Gender and militarism is the theme of this issue of The Broken Rifle, coinciding not only with International Day on Conscientious Objection – 15 May 2010 – but also with the newest WRI publication "Women Conscientious Objectors – An Anthology", edited by Ellen Elster and Majken Jul Sørensen. Although the theme of gender and militarism is not new to WRI, and neither are women conscientious objectors, this is the first issue of The Broken Rifle dedicated to it – long overdue, it can be argued (and rightly so).
During the women's blockade at AWE Aldermaston on 15 February 2010. Photo: Cynthia Cockburn
On Monday 15 February, at the Big Blockade of the Atomic Weapons Establishment in Aldermaston, Berkshire, one of the seven gates was blockaded uniquely by women. A planning group of around ten women had got together to organise the ‘women’s gate’.
War Resisters' International, International Conference Ahmedabad, India, 22 - 25 January, 2010
This was the third International Conference of War Resisters' International held in India, the previous two being in 1960 and 1985. The local hosts were organisations well rooted in the social movement history of India and with whom WRI has had a fruitful tradition of cooperation. They were:
Piecing It Together: Feminism and Nonviolence – a germinal pamphlet from 1983 – is now online at http://wri-irg.org/pubs/Feminism_and_Nonviolence. The Feminism and Nonviolence Study Group was a British affiliate of WRI, usually consisting of about eight women activists in a range of grass-roots movements. Some were mainly connected with feminist movements, others had pacifist roots.
Many women have been active in peace work, both in women-only and mixed groups. Very little attention has been given to the women who have become conscientious objectors as a protest against militarism. War Resisters’ International (WRI) decided to publish “Women Conscientious Objectors – An Anthology” to give the women who declare themselves conscientious objectors a voice. Most of the texts in this book are written by women from different places in the world, and who have made a public declaration of conscientious objection.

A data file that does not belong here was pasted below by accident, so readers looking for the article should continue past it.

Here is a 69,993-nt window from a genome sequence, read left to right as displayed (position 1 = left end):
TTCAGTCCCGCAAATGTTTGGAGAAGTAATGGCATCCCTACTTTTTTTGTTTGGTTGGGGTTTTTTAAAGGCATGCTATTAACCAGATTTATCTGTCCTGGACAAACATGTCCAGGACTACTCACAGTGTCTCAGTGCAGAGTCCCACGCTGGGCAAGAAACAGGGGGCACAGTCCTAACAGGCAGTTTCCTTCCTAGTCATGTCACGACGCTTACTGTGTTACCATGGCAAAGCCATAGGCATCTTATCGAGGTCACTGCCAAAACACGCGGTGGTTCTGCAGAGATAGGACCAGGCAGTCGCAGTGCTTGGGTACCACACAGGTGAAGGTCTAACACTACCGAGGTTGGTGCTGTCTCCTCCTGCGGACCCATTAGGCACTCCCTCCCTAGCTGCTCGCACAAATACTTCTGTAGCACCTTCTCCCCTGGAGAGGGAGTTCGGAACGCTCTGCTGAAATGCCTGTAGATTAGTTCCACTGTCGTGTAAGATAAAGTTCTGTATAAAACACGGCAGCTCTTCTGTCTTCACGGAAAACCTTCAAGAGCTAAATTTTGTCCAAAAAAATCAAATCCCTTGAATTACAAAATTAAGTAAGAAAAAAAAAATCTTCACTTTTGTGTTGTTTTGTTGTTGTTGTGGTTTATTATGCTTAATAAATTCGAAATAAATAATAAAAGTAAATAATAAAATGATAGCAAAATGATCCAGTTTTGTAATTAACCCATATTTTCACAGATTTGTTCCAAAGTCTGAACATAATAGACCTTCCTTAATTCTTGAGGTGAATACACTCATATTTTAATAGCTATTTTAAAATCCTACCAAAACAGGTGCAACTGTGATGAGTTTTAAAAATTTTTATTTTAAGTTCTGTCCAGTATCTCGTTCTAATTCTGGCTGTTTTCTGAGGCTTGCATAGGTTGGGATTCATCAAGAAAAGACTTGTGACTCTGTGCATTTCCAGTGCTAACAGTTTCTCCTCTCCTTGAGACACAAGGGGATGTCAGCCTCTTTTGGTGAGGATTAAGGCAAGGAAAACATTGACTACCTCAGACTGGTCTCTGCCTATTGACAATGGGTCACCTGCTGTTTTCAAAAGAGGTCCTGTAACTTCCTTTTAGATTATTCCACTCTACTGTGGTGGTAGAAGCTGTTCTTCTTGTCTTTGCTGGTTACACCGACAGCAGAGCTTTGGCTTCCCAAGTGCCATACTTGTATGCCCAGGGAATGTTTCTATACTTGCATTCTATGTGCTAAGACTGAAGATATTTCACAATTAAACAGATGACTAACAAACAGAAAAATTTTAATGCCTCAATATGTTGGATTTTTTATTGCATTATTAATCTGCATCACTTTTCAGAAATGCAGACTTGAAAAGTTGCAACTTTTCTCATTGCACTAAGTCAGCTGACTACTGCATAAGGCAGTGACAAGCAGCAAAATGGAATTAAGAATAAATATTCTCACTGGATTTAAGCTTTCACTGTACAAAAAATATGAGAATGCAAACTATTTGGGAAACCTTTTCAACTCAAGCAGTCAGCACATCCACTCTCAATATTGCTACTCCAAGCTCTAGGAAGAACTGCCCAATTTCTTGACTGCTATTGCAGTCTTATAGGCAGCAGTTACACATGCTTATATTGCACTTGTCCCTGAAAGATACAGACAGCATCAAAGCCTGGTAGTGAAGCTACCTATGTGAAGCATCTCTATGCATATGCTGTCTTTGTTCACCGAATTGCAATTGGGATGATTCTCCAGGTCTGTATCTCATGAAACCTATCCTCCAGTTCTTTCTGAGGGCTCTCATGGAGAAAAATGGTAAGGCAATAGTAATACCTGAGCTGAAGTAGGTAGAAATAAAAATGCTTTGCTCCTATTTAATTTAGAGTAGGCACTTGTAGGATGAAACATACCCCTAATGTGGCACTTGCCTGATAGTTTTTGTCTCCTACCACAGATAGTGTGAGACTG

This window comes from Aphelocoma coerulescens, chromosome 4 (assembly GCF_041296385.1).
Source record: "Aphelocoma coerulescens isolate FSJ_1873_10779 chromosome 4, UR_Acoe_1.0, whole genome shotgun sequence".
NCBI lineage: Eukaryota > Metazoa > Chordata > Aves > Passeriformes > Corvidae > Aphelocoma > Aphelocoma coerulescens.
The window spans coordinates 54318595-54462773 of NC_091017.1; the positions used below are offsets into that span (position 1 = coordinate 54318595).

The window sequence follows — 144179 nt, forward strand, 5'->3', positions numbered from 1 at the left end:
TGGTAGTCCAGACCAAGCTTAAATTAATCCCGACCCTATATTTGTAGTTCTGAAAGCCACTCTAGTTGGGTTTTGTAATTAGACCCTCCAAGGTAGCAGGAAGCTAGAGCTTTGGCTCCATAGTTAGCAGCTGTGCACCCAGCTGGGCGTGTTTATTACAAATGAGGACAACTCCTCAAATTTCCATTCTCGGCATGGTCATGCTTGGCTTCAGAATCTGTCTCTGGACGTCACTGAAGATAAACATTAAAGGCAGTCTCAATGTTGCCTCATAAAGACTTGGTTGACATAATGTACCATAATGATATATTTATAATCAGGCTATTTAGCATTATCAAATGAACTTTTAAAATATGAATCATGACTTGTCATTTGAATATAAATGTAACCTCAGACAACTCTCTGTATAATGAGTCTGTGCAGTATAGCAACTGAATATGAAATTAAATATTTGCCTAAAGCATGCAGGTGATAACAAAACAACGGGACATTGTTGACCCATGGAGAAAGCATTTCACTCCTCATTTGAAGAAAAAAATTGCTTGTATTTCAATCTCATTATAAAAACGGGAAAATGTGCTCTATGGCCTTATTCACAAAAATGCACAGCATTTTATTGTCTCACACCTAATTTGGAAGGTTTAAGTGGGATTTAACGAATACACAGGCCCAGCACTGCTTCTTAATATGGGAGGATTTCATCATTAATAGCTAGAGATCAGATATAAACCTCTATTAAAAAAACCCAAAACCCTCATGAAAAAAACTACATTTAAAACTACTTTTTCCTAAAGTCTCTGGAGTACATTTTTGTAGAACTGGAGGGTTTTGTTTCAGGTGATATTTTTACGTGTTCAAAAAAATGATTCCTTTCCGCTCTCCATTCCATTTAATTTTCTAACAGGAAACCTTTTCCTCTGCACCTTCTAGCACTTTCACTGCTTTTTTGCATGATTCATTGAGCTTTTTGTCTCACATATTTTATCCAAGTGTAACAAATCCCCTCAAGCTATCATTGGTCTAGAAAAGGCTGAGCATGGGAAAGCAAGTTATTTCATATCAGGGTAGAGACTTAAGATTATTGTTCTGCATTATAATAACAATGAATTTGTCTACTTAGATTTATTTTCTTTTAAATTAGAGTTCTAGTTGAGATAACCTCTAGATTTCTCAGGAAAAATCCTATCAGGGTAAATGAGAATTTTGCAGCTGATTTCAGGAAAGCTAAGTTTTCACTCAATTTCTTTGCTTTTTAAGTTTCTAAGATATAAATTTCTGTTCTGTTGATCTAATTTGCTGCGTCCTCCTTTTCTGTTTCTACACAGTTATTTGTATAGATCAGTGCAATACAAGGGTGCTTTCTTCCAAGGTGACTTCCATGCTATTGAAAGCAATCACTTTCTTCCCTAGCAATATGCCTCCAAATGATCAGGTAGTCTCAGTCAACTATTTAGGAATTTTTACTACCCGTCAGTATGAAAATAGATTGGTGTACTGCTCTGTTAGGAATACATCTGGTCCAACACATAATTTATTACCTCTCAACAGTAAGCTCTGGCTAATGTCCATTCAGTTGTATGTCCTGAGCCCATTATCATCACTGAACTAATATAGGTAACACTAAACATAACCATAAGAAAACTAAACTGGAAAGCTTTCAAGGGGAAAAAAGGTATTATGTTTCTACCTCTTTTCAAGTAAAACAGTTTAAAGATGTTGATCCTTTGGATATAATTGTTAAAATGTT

Connections and disconnections: antimilitarism, feminism, women, conscientious objection and contra-hegemonic sexualities – 10/11 May 2010
As part of the activities for 15 May 2010, an international seminar will take place in Asunción, Paraguay, on 10 and 11 May 2010, organised by La comuna de Emma, Chana Y Todas las Demas in cooperation with a range of other groups from Paraguay and Latin America.
Refusing militarism is not possible without refusing hegemonic masculinity
Andreas Speck, War Resisters' International
the militarist value system and its practices which are identified
with military service, one is also obliged to question the hegemonic
understanding of masculinity. In Turkey, military service is a
laboratory in which masculinity is reproduced. The patriarchal system
is solidified through military service.
Conscientious objectors are generally seen as male — as are soldiers. This book breaks with this assumption. Women conscientiously object to military service and militarism. Not only in countries which conscript women — such as Eritrea and Israel — but also in countries without conscription of women. In doing so, they redefine antimilitarism from a feminist perspective, opposing not only militarism, but also a form of antimilitarism that creates the male conscientious objector as the ‘hero’ of antimilitarist struggle.